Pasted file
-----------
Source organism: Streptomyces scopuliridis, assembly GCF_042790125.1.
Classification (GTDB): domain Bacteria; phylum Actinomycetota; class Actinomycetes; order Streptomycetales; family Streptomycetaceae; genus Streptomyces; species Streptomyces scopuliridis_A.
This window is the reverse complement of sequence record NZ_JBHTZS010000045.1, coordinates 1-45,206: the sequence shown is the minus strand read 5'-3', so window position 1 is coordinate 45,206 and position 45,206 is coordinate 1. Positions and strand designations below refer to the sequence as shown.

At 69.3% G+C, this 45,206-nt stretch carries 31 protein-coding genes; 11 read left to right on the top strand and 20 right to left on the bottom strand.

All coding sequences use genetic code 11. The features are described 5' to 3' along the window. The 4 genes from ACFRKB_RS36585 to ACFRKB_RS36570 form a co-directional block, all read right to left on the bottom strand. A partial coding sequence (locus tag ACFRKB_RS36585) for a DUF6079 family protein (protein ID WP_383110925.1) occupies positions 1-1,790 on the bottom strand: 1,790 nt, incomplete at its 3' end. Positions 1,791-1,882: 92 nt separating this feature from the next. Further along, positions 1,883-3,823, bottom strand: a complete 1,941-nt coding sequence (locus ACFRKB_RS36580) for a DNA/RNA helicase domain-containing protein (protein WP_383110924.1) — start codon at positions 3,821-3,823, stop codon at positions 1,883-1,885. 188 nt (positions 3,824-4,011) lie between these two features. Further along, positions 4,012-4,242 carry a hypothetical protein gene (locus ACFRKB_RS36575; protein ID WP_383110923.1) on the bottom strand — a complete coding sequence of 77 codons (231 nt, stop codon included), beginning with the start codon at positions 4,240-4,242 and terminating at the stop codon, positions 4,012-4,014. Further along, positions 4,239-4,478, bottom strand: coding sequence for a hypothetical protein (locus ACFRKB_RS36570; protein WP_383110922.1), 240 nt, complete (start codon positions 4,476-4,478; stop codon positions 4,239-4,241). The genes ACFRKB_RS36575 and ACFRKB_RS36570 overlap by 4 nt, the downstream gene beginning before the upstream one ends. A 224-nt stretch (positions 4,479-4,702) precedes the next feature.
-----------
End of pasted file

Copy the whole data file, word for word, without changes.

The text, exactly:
Source organism: Streptomyces scopuliridis, assembly GCF_042790125.1.
Classification (GTDB): domain Bacteria; phylum Actinomycetota; class Actinomycetes; order Streptomycetales; family Streptomycetaceae; genus Streptomyces; species Streptomyces scopuliridis_A.
This window is the reverse complement of sequence record NZ_JBHTZS010000045.1, coordinates 1-45,206: the sequence shown is the minus strand read 5'-3', so window position 1 is coordinate 45,206 and position 45,206 is coordinate 1. Positions and strand designations below refer to the sequence as shown.

At 69.3% G+C, this 45,206-nt stretch carries 31 protein-coding genes; 11 read left to right on the top strand and 20 right to left on the bottom strand.

All coding sequences use genetic code 11. The features are described 5' to 3' along the window. The 4 genes from ACFRKB_RS36585 to ACFRKB_RS36570 form a co-directional block, all read right to left on the bottom strand. A partial coding sequence (locus tag ACFRKB_RS36585) for a DUF6079 family protein (protein ID WP_383110925.1) occupies positions 1-1,790 on the bottom strand: 1,790 nt, incomplete at its 3' end. Positions 1,791-1,882: 92 nt separating this feature from the next. Further along, positions 1,883-3,823, bottom strand: a complete 1,941-nt coding sequence (locus ACFRKB_RS36580) for a DNA/RNA helicase domain-containing protein (protein WP_383110924.1) — start codon at positions 3,821-3,823, stop codon at positions 1,883-1,885. 188 nt (positions 3,824-4,011) lie between these two features. Further along, positions 4,012-4,242 carry a hypothetical protein gene (locus ACFRKB_RS36575; protein ID WP_383110923.1) on the bottom strand — a complete coding sequence of 77 codons (231 nt, stop codon included), beginning with the start codon at positions 4,240-4,242 and terminating at the stop codon, positions 4,012-4,014. Further along, positions 4,239-4,478, bottom strand: coding sequence for a hypothetical protein (locus ACFRKB_RS36570; protein WP_383110922.1), 240 nt, complete (start codon positions 4,476-4,478; stop codon positions 4,239-4,241). The genes ACFRKB_RS36575 and ACFRKB_RS36570 overlap by 4 nt, the downstream gene beginning before the upstream one ends. A 224-nt stretch (positions 4,479-4,702) precedes the next feature.